Statistical relations between DNA profiles and alleles of family members can be constructed from the pedigree, combined with models for allele transmission. On the given locus, each individual i has a paternal allele xfi and a maternal allele xmi. f and m stands for ‘father’ and ‘mother’. The pair of alleles is denoted as xi =(xfi,xmi). Sometimes we use superscript s which can have values {f,m}. So each allele in the pedigree is indexed by (i,s), where i runs over individuals and s over phases (f,m). The alleles can assume N values, where N as well as the allele values depend on the locus.

An allele from a founder is called ‘founder allele’. So a founder in the pedigree has two founder alleles. The simplest model for founder alleles is to assume that they are independent, and each follow a distribution P(a) of population frequencies. This distribution is assumed to be given. In general P(a) will depend on the locus. More advanced models have been proposed in which founder alleles are correlated. For instance, one could assume that founders in a pedigree come from a single but unknown subpopulation. This model assumption yield corrections to the outcomes in modelswithout correlations between founders. A drawback is that these models may lead to a severe increase in required memory and computation time. In this chapter we will restrict ourself to models with independent founder alleles. If an individual i has its parents in the pedigree the allele distribution of an individual given the alleles of its parents are as follows,

P(xi|xf(i),xm(i)) = P(xfi|xf(i))P(xmi|xm(i))

where

P(xfi|xf(i)) = ½ Σs=f,m P(xfi|xsf(i))
P(xmi|xm(i)) = ½ Σs=f,m P(xmi|xsm(i))

To explain in words: individual i obtains its paternal allele xfi from its father f(i). However, there is a 50% chance that this allele is the paternal allele xff(i) of father f(i) and a 50% chance that it is his maternal allele xmf(i).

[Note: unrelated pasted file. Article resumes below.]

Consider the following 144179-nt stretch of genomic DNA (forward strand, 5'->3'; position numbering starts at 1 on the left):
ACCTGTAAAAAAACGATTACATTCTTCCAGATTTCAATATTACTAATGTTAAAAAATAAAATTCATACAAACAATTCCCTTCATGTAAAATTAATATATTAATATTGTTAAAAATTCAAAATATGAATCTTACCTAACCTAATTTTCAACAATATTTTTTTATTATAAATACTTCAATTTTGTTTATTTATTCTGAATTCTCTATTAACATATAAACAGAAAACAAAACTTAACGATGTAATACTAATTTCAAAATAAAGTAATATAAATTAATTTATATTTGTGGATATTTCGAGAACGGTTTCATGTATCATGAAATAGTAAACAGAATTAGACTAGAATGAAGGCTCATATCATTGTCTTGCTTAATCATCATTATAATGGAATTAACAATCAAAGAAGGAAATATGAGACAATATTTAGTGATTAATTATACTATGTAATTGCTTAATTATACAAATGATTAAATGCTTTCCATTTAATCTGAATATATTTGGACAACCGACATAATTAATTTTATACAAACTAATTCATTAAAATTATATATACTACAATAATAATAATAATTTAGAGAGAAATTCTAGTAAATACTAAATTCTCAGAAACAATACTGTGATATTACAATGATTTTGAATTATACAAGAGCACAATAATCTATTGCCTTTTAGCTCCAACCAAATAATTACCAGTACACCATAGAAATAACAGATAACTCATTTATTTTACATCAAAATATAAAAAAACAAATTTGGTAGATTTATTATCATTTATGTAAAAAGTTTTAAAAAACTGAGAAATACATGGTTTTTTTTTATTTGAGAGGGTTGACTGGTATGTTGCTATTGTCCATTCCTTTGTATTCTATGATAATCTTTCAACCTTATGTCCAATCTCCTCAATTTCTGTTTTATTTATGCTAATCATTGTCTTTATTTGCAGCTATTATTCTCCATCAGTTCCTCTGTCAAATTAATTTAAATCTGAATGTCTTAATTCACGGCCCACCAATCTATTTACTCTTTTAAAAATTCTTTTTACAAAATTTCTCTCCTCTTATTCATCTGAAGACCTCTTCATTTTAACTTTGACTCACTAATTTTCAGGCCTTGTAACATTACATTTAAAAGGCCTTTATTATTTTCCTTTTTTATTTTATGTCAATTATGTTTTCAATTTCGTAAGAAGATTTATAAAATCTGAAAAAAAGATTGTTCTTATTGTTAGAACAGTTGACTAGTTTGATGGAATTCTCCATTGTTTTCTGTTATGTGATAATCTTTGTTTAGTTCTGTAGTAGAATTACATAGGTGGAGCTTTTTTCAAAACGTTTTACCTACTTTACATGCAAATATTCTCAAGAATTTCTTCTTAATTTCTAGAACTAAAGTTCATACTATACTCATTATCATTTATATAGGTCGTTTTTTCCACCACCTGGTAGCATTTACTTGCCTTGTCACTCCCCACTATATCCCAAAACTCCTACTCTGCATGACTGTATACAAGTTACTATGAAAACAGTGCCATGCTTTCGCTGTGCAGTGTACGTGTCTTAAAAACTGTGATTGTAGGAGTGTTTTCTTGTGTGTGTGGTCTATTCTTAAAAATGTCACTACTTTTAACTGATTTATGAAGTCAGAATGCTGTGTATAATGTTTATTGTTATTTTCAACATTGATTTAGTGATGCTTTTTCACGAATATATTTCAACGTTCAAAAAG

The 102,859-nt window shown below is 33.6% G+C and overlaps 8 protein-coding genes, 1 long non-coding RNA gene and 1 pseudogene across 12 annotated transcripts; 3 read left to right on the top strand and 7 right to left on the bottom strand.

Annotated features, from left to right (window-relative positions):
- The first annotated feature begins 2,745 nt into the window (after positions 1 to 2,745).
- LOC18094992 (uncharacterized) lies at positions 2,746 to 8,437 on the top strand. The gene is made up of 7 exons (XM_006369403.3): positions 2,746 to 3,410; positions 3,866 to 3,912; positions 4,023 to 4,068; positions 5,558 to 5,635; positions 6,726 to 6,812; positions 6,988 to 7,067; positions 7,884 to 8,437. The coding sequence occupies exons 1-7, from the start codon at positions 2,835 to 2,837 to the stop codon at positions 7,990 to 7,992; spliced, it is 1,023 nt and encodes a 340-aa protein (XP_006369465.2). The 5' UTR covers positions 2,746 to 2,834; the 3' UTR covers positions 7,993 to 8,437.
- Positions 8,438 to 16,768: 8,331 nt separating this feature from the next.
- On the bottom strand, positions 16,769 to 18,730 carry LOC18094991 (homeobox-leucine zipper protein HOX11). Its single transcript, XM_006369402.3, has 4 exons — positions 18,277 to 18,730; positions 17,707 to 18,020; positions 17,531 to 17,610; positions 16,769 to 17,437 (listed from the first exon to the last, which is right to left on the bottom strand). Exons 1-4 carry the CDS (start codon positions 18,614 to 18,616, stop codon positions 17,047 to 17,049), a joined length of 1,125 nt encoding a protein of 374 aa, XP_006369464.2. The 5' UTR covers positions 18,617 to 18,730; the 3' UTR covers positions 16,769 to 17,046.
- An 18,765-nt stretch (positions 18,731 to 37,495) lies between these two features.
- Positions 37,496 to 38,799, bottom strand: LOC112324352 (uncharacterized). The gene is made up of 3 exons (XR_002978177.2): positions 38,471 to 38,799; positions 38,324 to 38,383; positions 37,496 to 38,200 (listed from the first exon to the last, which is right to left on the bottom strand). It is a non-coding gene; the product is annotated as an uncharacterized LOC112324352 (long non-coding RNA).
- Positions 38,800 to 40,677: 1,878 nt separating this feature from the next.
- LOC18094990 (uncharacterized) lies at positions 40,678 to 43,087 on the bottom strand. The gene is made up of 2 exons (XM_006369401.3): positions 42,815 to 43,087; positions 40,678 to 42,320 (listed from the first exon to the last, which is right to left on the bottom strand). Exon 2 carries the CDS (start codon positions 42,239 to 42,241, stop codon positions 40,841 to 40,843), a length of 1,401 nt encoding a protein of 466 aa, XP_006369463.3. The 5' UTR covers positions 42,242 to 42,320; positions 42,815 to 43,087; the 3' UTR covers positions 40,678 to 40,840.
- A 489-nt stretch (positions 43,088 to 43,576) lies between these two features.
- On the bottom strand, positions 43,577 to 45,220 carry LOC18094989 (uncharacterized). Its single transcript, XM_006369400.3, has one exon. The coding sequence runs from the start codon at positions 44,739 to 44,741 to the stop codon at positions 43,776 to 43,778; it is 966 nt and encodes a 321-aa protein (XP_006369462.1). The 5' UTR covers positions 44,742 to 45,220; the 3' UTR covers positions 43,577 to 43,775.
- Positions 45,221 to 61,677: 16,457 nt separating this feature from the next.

The probabilities P(xfi|xsf(i)) and P(xmi|xsm(i)) are given by a mutation model P(a|b), which encodes the probability that allele of the child is a while the allele on the parental chromosome that is transmitted is b. The precise mutation mechanisms for the different STR markers are not known. There is evidence that mutations from father to child are in general about 10 times as probable as mutations from mother to child. Gender of each individual is assumed to be known, but for notational convenience we suppress dependency of parent gender. In general, mutation tends to decrease with the difference in repeat numbers |a-b|. Mutation is also locus dependent.

Several mutation models have been proposed in literature. As we will see later, however, the inclusion of a detailed mutation model may lead to a severe increase in required memory and computation time. Since mutations are very rare, one could ask if there is any practical relevance in a detailed mutation model. The simplest mutation model is of course to assume the absence of mutations, P(a|b)=δa,b. Such model enhances efficient inference. However, any mutation in any single locus would lead to a 100% rejection of the match, even if there is a 100% match in the remaining markers. Mutation models are important to get some model tolerance against such case. The simplest non-trivial mutation model is a uniform mutation model with mutation rate m (not to be confused with the locus index μ),

P(a|a)=1-μ
P(a|b)= μ/(N-1)